HARRIS WIN OVER MCCREADY IN NC09 CALLED INTO QUESTION BY STATE BOARD: The state board of elections Tuesday refused to certify the results of the 9th Congressional District election after one board member cited what he called “unfortunate activities” in the eastern part of the district. Election board member Joshua Malcolm raised the issue in what was expected to be a routine certification of the results of North Carolina’s 13 congressional races. He asked the board to remove the 9th District from the list of those to be certified. “I’m very familiar with unfortunate activities that have been happening down in my part of the state,” vice chair Malcolm, a Robeson County Democrat, told the board. “And I am not going to turn a blind eye to what took place to the best of my understanding which has been ongoing for a number of years that has repeatedly been referred to the United States attorney and the district attorneys for them to take action and clean it up. And in my opinion those things have not taken place.”
RALPH HISE GETS OFF WITH SLAP ON THE WRIST FOR ABUSING CAMPAIGN FUNDS: Twenty months after it was filed, the State Board of Elections and Ethics Enforcement on Tuesday settled a campaign finance complaint against Sen. Ralph Hise, R-Mitchell, accepting $4,500 to conclude its investigation. The board gave little explanation for its unanimous decision, which came after closed-session discussion. Greg Flynn, who requested the investigation after cataloging thousands of dollars in inconsistencies in Hise's reports, dubbed himself disappointed. "It's just like they gave up," he said. Hise's most recent political opponent, David Wheeler, was incensed by the decision and accused the senator of embezzlement. Hise wasn't there, but his campaign attorney, Steve Long, rose to push back. "You're making false statements," Long said. Wheeler said later that he plans to seek a criminal investigation from one or more district attorneys, and he called the affair "corruption at its worst."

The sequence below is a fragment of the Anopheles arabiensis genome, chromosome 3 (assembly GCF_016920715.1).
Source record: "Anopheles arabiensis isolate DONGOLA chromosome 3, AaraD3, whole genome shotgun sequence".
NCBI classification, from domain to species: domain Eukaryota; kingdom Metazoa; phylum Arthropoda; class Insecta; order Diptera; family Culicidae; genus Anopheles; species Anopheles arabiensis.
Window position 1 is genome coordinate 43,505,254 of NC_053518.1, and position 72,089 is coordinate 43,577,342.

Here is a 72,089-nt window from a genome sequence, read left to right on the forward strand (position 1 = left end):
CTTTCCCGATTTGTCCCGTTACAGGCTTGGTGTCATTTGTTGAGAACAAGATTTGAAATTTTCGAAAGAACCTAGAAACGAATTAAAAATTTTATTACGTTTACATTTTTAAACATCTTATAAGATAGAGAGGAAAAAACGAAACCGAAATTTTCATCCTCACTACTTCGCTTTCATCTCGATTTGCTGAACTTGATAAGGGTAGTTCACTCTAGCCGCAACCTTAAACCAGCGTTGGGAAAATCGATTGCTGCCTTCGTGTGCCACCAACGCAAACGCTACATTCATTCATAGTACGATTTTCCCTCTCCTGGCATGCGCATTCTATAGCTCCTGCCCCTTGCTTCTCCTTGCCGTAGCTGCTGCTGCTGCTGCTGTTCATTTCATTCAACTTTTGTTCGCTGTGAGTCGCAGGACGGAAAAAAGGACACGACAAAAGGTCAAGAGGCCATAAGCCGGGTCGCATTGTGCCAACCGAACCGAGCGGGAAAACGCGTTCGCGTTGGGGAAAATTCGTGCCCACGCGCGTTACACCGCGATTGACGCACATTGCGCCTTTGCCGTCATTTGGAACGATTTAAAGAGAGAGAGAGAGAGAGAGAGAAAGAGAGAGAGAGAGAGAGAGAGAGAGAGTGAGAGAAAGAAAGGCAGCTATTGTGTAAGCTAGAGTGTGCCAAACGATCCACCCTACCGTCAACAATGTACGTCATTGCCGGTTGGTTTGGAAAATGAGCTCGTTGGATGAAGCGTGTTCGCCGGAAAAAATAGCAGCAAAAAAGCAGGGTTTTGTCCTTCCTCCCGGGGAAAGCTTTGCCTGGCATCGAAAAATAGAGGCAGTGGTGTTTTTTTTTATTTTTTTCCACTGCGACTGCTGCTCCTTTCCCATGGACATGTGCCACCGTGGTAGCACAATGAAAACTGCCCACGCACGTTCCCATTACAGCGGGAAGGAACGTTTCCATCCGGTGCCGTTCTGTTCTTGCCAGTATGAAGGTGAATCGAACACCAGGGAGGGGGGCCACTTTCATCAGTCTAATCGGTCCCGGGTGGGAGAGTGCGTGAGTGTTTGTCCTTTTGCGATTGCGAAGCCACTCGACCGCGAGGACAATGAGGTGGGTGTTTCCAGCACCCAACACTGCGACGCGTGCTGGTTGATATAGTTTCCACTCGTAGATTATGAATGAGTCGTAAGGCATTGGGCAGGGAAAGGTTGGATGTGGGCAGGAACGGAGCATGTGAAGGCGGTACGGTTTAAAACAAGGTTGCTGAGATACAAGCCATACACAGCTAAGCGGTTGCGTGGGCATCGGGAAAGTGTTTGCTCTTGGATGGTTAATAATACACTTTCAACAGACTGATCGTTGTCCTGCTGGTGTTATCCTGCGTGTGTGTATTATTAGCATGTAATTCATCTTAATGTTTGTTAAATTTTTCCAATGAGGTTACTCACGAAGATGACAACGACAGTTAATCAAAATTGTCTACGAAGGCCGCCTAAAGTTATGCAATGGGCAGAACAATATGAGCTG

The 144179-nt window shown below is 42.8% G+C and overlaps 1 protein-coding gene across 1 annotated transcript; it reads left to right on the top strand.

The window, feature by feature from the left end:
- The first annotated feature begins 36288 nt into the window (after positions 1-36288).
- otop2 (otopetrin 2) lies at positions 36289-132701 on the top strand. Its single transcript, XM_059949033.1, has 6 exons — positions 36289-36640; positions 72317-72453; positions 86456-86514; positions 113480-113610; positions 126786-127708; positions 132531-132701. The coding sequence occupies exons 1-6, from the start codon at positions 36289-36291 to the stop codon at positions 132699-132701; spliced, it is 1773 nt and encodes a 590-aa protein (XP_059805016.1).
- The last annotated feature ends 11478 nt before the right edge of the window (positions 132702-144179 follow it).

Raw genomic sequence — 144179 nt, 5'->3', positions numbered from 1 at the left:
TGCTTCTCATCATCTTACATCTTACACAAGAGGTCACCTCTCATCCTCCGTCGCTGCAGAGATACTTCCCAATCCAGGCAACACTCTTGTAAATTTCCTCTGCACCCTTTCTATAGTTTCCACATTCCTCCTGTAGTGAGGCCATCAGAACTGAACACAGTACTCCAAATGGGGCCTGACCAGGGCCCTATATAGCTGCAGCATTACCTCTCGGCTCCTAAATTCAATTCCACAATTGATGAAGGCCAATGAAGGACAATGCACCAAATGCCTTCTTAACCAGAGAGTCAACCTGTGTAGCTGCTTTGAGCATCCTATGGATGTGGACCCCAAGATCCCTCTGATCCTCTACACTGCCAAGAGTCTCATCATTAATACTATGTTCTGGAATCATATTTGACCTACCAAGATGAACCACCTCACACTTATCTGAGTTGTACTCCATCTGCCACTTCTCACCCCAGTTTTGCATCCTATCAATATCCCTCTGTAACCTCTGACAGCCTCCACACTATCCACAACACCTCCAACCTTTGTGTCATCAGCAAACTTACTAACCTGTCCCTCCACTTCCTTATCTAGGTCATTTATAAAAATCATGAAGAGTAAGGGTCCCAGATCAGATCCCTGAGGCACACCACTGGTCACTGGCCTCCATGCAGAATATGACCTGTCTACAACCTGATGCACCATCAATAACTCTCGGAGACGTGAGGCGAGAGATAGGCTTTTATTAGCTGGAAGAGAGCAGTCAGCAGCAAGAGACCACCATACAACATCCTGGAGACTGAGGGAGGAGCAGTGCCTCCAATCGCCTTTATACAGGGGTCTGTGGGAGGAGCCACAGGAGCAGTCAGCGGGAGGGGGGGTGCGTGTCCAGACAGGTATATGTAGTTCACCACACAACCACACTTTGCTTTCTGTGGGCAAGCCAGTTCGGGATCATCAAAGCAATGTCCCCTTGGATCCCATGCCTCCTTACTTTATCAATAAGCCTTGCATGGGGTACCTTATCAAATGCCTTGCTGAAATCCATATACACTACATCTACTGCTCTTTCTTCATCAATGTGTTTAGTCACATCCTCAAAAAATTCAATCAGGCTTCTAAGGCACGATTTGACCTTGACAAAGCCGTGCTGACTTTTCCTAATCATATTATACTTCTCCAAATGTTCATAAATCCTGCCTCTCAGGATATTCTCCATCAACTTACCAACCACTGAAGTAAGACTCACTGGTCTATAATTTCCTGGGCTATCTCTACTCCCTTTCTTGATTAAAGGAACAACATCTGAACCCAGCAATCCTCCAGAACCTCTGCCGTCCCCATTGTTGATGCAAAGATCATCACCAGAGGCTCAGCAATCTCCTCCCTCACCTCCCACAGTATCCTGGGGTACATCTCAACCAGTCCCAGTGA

AMID PROTESTS, VOTER ID BILLS MOVE FORWARD IN BOTH HOUSES OF GENERAL ASSEMBLY: Protest organizers handed out signs that said “lame ducks go home” — a reference to the legislature coming back to write the voter ID laws now, in a lame-duck session while the numerous Republicans who lost their re-election bids earlier this month are still in office. Legislators are drafting a voter ID bill after it passed as a constitutional amendment during the midterm elections earlier this month with more than 55 percent of the vote. A previous voter ID bill from 2013 was struck down in 2016 by a panel of judges who said it targeted African Americans with “discriminatory intent.” The U.S. Supreme Court upheld the decision. Some of the top questions that legislators will have to answer in the coming days include whether student IDs will be accepted at the polls, whether expired IDs will be allowed, and what the state will do to help people without an acceptable photo ID get one in order to avoid being disenfranchised.
LEAST SURPRISING HEADLINE EVER: "RACIST WINS ELECTION IN MISSISSIPPI": The contest caps a campaign season that exposed persistent racial divisions in America — and the willingness of some political candidates to exploit them to win elections. With Hyde-Smith's victory, Republicans control 53 of the Senate's 100 seats. The GOP lost control of the House, where Democrats will assume the majority in January. In the final weeks of the runoff, Hyde-Smith's campaign said the remark about making voting difficult was a joke. She said the "public hanging" comment was "an exaggerated expression of regard" for a fellow cattle rancher. During a televised debate nine days after the video was publicized, she apologized to "anyone that was offended by my comments," but also said the remark was used as a "weapon" against her. Democratic opponent Espy, 64, a former U.S. agriculture secretary, replied: "I don't know what's in your heart, but I know what came out of your mouth."
U.S. SENATE CONTEMPLATING WITHDRAWING SUPPORT OF SAUDI ARABIA IN YEMEN WAR: A vote to limit presidential war powers in Yemen could happen as early as Wednesday, following a closed-door, classified briefing to senators by Secretary of State Mike Pompeo and Defense Secretary Jim Mattis. Several senators signaled they would use the briefing on Yemen to also ask about the killing of Jamal Khashoggi, the journalist and Saudi dissident, inside the Saudi Consulate in Istanbul on Oct. 2. The death sparked international outrage over the kingdom’s heavy-handed tactics and renewed attention to the war in Yemen. It may now also serve as the catalyst for approval of the War Powers Resolution, which the Senate rejected as recently as in March. “No question, we have more support than we have had before,” Senator Bernie Sanders, independent of Vermont and the legislation’s author, said in an interview. “The American people and members of Congress are learning about the brutality and dishonesty of the Saudi administration based on their murder of Khashoggi.”